Paul Leicester Ford
genre - Romance, short story
my rating - 2 out of 5 stars
At the beginning of this story, Mrs. Durant is complaining to a friend about her step-daughter. Constance is rich, beautiful, 23-years-old and unmarried. It seems that Mrs. Durant's own daughters cannot attract the attention of the young men because Constance outshines them. If only Constance would marry, then maybe Mrs. Durant's girls would have a chance.
I have to admit that I almost didn't make it through the beginning. It was rather tedious. But after plowing through it, the story picks up. While on her way home from running errands, Constance's carriage runs over a young boy. When Constance learns that it will take quite a while for the ambulance to arrive, she insists that she will take the boy to the hospital in her carriage. And it is there that Constance meets a young doctor.
This book is an example of the techniques taught through The Society of Arts and Crafts. Margaret Armstrong designed the book.
About the author -
Paul Leicester Ford was born on March 23, 1865 in Brooklyn, New York, the son of a bibliophile whose superb collection of Americana was valued at $100,000. Paul was the great-grandson of Noah Webster. An injury to his spine hindered Paul's growth, and so he was educated at home by tutors.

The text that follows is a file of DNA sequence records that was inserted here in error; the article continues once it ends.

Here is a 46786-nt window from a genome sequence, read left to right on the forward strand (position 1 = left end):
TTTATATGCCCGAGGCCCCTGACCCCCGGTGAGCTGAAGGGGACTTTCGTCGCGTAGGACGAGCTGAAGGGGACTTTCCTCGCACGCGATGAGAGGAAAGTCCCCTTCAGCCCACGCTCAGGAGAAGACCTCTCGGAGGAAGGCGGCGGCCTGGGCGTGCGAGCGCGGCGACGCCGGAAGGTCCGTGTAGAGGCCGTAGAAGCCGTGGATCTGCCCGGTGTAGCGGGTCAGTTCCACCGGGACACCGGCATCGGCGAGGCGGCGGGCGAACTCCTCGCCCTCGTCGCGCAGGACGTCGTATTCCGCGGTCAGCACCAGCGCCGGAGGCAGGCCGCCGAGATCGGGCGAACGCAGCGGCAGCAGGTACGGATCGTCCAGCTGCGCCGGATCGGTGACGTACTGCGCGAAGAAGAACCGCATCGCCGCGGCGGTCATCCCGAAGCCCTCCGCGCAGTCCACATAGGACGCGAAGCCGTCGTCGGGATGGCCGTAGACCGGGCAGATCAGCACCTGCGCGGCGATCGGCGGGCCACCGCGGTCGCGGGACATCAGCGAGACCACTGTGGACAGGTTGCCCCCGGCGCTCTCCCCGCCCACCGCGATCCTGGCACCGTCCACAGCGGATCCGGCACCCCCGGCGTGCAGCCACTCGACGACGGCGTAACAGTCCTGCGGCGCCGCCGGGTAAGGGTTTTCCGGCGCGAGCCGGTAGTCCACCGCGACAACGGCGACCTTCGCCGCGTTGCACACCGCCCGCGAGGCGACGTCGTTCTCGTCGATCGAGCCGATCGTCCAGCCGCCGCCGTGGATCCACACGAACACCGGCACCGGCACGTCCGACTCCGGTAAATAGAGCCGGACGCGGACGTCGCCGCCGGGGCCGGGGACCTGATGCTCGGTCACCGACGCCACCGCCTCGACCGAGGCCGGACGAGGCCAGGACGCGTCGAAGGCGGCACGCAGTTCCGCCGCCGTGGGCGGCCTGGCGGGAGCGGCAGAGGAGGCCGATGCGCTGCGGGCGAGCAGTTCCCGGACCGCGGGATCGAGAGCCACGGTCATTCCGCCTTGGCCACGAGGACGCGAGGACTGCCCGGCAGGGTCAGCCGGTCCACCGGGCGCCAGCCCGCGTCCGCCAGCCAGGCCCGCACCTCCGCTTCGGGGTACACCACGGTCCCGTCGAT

Ford's edition of The Writings of Thomas Jefferson is still regarded as one of the monuments of American historical scholarship, setting the standard for documentary editing. Ford's edition remains valuable for its accuracy of transcription from original manuscripts and its careful annotation of the documents chosen for publication.
Despite his physical handicaps, Ford was very active socially. At the age of 37, having edited and written more than 70 books, he was murdered in his Manhattan home by his brother, Malcolm Webster Ford, who then committed suicide.